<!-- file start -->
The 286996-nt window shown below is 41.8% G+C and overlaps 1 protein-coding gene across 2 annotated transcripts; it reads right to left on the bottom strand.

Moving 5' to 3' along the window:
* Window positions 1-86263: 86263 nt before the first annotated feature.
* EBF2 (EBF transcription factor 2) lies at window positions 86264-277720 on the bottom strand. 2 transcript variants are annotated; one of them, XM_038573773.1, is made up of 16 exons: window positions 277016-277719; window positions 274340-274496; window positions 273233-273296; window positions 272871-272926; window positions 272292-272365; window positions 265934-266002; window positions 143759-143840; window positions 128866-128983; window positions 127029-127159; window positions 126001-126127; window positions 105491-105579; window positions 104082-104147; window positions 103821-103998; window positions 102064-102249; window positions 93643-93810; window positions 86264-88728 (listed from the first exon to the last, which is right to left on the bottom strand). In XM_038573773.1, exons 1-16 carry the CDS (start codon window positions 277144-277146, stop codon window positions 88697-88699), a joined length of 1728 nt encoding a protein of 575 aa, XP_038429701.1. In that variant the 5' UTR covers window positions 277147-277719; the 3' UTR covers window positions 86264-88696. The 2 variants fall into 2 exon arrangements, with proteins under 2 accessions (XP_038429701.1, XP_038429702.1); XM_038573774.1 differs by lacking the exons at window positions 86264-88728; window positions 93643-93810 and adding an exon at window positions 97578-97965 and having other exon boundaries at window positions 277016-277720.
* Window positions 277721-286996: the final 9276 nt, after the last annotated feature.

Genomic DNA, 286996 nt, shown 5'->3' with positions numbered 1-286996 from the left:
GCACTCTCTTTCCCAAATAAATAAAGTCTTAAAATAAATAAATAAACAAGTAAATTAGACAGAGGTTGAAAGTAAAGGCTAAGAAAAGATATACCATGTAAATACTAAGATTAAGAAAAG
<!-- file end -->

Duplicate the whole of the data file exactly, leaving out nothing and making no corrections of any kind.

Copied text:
The 286996-nt window shown below is 41.8% G+C and overlaps 1 protein-coding gene across 2 annotated transcripts; it reads right to left on the bottom strand.

Moving 5' to 3' along the window:
* Window positions 1-86263: 86263 nt before the first annotated feature.
* EBF2 (EBF transcription factor 2) lies at window positions 86264-277720 on the bottom strand. 2 transcript variants are annotated; one of them, XM_038573773.1, is made up of 16 exons: window positions 277016-277719; window positions 274340-274496; window positions 273233-273296; window positions 272871-272926; window positions 272292-272365; window positions 265934-266002; window positions 143759-143840; window positions 128866-128983; window positions 127029-127159; window positions 126001-126127; window positions 105491-105579; window positions 104082-104147; window positions 103821-103998; window positions 102064-102249; window positions 93643-93810; window positions 86264-88728 (listed from the first exon to the last, which is right to left on the bottom strand). In XM_038573773.1, exons 1-16 carry the CDS (start codon window positions 277144-277146, stop codon window positions 88697-88699), a joined length of 1728 nt encoding a protein of 575 aa, XP_038429701.1. In that variant the 5' UTR covers window positions 277147-277719; the 3' UTR covers window positions 86264-88696. The 2 variants fall into 2 exon arrangements, with proteins under 2 accessions (XP_038429701.1, XP_038429702.1); XM_038573774.1 differs by lacking the exons at window positions 86264-88728; window positions 93643-93810 and adding an exon at window positions 97578-97965 and having other exon boundaries at window positions 277016-277720.
* Window positions 277721-286996: the final 9276 nt, after the last annotated feature.

Genomic DNA, 286996 nt, shown 5'->3' with positions numbered 1-286996 from the left:
GCACTCTCTTTCCCAAATAAATAAAGTCTTAAAATAAATAAATAAACAAGTAAATTAGACAGAGGTTGAAAGTAAAGGCTAAGAAAAGATATACCATGTAAATACTAAGATTAAGAAAAG